Gearbox Hit With Backlash For Partnering With Controversial Game Key Seller G2A

Gearbox Hit With Backlash For Partnering With Controversial Game Key Seller G2A

Recently, Gearbox announced that it’s partnering with game key re-seller G2A for a collector’s edition of Bulletstorm. Problem: Over the years, G2A has been subject to widespread criticism for lax security, enabling fraud, and making money at developers’ expense. Predictably, Gearbox has taken serious flack for the partnership.

G2A’s reputation has fallen so far down the mine shaft that, in recent times, multiple high-profile YouTube and streaming personalities have dropped out of lucrative ad deals with the site. People, then, were taken aback when Gearbox decided to hop in bed and get snuggly with G2A to create a baffling assortment of limited edition physical collector’s editions. Setting aside the oddity of partnering with a digital storefront to produce physical goods, the cloud of controversy surrounding G2A is thick and noxious, and people on sites like Reddit, NeoGAF and Twitter promptly blew up at them.

Most prominently, popular YouTuber John “TotalBiscuit” Bain took to Twitter to say that he’ll be avoiding Gearbox’s games entirely until something changes:

“G2A has offered its own payment system as a ‘solution’ to credit card fraud and mass-chargebacks which cost indie developers and retailers huge amounts of money and put them at risk of being blacklisted by the worlds major credit card companies,” Bain explained to me in an email after I reached out for clarification on his comments. “A company can decide to work with G2A directly and use their payment solution and API, from which G2A takes a fee. This has been offered to companies such as TinyBuild who claimed to have lost hundreds of thousands of dollars in revenue due to G2A as well as smaller startup retailers such as our partner, who also suffered significant credit card fraud and chargebacks early in its life. When they approached G2A regarding this, they offered to give them insight into who was selling stolen keys from but only if they switched to using their payment system and API.”

“G2A is providing a ‘solution’ to a problem that they created and continue to facilitate and profit from both the solution and the fraud,” he added. “G2A is essentially saying, ‘That’s a nice game you have there, it would be a shame if something were to happen to it.’ That sounds an awful lot like a protection racket to me.”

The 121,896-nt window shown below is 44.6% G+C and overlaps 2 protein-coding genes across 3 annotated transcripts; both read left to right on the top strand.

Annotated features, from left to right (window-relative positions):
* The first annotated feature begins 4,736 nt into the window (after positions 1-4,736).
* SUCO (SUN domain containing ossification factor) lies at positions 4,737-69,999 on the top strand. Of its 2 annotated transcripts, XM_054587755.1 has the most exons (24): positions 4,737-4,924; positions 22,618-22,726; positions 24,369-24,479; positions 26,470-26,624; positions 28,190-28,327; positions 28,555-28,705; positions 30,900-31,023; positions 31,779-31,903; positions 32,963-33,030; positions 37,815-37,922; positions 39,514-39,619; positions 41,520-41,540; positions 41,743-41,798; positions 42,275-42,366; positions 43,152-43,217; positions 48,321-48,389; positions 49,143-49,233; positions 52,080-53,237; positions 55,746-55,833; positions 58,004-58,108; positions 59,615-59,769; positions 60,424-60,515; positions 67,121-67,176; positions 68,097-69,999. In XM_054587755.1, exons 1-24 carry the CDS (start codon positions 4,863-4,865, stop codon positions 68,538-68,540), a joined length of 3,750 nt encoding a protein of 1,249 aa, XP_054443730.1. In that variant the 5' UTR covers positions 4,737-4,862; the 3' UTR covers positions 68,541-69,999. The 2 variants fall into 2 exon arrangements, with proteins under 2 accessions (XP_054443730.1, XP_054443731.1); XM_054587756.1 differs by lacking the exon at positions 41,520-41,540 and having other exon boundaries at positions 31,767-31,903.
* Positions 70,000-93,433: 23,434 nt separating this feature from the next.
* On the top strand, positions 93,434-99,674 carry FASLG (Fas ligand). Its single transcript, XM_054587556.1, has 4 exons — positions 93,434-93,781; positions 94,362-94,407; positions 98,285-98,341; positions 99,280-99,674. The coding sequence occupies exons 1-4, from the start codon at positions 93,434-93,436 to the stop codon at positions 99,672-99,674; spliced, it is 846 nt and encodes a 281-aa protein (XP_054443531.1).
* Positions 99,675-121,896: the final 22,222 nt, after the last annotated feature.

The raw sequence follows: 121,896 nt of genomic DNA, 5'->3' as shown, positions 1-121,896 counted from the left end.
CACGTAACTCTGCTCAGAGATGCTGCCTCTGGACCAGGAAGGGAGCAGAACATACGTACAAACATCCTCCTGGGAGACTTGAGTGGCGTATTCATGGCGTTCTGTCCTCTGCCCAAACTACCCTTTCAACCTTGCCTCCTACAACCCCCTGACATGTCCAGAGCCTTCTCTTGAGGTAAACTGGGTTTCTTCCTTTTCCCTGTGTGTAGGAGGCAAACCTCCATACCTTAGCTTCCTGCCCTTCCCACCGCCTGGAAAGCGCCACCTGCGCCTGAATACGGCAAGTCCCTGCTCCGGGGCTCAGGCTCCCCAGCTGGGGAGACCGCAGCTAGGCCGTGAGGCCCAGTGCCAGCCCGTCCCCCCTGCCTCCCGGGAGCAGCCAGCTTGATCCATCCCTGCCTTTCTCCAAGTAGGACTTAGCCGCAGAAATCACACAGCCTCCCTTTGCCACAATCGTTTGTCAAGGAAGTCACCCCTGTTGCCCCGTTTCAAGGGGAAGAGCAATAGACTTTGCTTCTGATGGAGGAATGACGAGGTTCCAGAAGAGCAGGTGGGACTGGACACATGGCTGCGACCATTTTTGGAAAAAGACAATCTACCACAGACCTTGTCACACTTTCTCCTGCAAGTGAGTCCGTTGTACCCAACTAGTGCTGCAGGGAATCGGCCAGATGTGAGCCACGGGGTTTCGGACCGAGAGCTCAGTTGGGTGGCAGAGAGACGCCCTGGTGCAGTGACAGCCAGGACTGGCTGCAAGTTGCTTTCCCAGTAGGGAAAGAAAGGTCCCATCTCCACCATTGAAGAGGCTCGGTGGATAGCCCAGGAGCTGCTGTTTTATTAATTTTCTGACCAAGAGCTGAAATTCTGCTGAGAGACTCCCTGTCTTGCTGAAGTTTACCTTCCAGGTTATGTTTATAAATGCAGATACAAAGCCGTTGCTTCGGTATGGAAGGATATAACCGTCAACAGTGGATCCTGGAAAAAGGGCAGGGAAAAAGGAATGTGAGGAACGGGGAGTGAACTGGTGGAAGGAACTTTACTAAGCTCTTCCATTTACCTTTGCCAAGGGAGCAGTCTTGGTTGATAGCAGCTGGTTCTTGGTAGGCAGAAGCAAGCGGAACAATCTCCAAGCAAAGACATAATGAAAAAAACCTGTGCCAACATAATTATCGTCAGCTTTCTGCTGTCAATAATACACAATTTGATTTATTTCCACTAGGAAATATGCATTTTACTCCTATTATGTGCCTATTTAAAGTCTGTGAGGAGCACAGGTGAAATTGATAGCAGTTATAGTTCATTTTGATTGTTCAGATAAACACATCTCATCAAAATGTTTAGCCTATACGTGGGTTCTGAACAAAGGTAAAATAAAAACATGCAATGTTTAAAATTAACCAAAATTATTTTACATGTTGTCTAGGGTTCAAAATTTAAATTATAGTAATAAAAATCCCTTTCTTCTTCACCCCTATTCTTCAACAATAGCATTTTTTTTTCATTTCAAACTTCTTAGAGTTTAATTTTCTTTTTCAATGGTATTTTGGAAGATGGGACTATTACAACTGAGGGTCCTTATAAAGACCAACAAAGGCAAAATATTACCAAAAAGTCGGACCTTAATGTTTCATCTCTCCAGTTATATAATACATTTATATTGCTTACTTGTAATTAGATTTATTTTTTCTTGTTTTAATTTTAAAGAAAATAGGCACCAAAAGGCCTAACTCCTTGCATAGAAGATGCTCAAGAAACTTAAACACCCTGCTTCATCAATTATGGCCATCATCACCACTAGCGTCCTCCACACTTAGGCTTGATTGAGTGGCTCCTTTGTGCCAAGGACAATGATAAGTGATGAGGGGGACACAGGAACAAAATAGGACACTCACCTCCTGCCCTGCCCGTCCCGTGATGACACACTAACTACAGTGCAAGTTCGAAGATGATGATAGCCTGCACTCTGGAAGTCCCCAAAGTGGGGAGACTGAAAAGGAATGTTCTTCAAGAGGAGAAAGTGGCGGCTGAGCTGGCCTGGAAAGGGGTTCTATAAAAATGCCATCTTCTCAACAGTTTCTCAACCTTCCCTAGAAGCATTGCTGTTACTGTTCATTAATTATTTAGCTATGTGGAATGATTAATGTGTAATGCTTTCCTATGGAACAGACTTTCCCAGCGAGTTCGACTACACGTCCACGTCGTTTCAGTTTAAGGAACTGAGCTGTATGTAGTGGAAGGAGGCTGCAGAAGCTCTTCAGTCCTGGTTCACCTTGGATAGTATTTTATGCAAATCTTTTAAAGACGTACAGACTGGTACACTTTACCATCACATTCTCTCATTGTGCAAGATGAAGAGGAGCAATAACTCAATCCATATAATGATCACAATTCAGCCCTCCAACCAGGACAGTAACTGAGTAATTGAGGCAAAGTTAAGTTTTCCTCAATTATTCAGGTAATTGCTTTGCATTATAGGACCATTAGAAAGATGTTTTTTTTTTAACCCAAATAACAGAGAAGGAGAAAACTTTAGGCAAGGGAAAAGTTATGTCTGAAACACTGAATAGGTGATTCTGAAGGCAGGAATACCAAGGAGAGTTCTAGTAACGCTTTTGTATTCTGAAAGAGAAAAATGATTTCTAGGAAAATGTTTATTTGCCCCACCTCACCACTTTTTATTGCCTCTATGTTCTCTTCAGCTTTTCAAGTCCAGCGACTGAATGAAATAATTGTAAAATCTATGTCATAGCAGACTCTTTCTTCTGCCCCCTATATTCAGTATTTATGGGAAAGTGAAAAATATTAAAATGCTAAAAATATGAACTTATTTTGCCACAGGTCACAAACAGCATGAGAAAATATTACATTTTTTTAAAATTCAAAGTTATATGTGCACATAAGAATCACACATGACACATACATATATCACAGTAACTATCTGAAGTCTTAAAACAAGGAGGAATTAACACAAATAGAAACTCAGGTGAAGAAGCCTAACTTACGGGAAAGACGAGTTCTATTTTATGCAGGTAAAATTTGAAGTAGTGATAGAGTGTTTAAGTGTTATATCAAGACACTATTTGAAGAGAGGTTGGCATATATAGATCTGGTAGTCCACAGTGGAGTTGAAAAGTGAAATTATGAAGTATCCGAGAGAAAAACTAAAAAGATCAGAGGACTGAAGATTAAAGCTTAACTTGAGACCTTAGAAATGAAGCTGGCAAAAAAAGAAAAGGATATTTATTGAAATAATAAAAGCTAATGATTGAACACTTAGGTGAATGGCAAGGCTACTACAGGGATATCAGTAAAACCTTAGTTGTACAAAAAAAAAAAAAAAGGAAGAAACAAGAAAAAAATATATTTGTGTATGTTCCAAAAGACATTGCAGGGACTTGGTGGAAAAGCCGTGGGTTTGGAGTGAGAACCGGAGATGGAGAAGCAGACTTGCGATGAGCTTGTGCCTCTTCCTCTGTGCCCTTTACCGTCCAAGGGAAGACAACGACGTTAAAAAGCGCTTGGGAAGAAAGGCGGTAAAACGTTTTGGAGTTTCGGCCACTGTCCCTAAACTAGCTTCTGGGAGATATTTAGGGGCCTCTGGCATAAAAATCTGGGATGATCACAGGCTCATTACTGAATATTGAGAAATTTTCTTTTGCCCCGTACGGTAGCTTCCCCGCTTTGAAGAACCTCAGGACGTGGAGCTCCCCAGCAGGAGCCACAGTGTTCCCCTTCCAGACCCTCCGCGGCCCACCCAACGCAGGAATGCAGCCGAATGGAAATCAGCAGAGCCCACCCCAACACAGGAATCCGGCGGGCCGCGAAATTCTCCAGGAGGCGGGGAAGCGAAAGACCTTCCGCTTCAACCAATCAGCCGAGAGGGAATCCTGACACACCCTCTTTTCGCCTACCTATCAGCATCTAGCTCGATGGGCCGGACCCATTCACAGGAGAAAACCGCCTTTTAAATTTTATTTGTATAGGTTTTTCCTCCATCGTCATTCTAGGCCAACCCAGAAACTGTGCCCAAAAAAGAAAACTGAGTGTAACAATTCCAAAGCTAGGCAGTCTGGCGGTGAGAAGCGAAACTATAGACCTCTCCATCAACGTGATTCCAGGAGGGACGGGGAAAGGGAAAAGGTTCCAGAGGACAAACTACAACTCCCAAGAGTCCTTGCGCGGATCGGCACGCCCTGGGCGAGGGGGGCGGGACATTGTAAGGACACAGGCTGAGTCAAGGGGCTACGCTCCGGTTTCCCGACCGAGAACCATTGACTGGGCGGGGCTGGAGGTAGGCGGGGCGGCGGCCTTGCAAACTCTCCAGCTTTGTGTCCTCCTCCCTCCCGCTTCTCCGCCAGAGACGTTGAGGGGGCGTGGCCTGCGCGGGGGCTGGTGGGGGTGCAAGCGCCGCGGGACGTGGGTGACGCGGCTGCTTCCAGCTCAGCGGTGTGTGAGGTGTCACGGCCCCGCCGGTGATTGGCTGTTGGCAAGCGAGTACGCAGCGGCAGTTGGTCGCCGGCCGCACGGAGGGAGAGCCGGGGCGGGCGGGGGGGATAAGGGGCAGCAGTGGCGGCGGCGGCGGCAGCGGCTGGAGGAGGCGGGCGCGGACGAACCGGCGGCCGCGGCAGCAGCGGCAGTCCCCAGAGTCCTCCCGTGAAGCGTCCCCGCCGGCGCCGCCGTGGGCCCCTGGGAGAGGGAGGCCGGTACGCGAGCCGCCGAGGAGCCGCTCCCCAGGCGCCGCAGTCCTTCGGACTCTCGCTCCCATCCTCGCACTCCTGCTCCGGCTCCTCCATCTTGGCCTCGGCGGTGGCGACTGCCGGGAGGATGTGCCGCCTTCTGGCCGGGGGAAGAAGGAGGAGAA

I reached out to G2A for a response to Bain’s comments, but have not received a reply. I also reached out to Gearbox, who was unable to provide a response as of writing.

For its part, G2A has spent recent months resolutely insisting that it has cleaned up its act and strives to guard its service against fraud, stolen or otherwise illegitimate keys, and other potential pitfalls that come part and parcel with running a largely unregulated grey market. It says, for instance, that it has a department of over 100 people monitoring the site for shady keys, and the main reason it wants to work directly with developers is because it has no reliable way of tracking stolen keys otherwise.

However, people have found G2A’s claims of increased security hard to believe. During a Reddit AMA conducted in February, a user demonstrated that after becoming a “verified” seller they could theoretically switch to selling non-legit keys with little scrutiny. They even tossed up a fake listing and got it verified during the back-and-forth discussion on Reddit, just to prove their point. G2A went on to ban that user, in a move that was about as well-received as you’d expect.

G2A later told me that the user was banned because he violated terms of service and suffered the consequences. It also claimed that what the user did wouldn’t have worked with more than just a key or two. It added, however, that if it had been a fraudulent key (taken from a developer’s website due to lax security, obtained with a stolen credit card, and so on), there isn’t a ton G2A could do without a developer’s direct involvement. “If we were not informed and not given the list mentioned above, it’s purely impossible to distinguish legally acquired keys from those acquired illegally,” a G2A rep said to me in an email shortly after the AMA. “All we can do is to react when a customer faces a problem with a purchase, help him or her, and then make sure the thief meets the consequences.”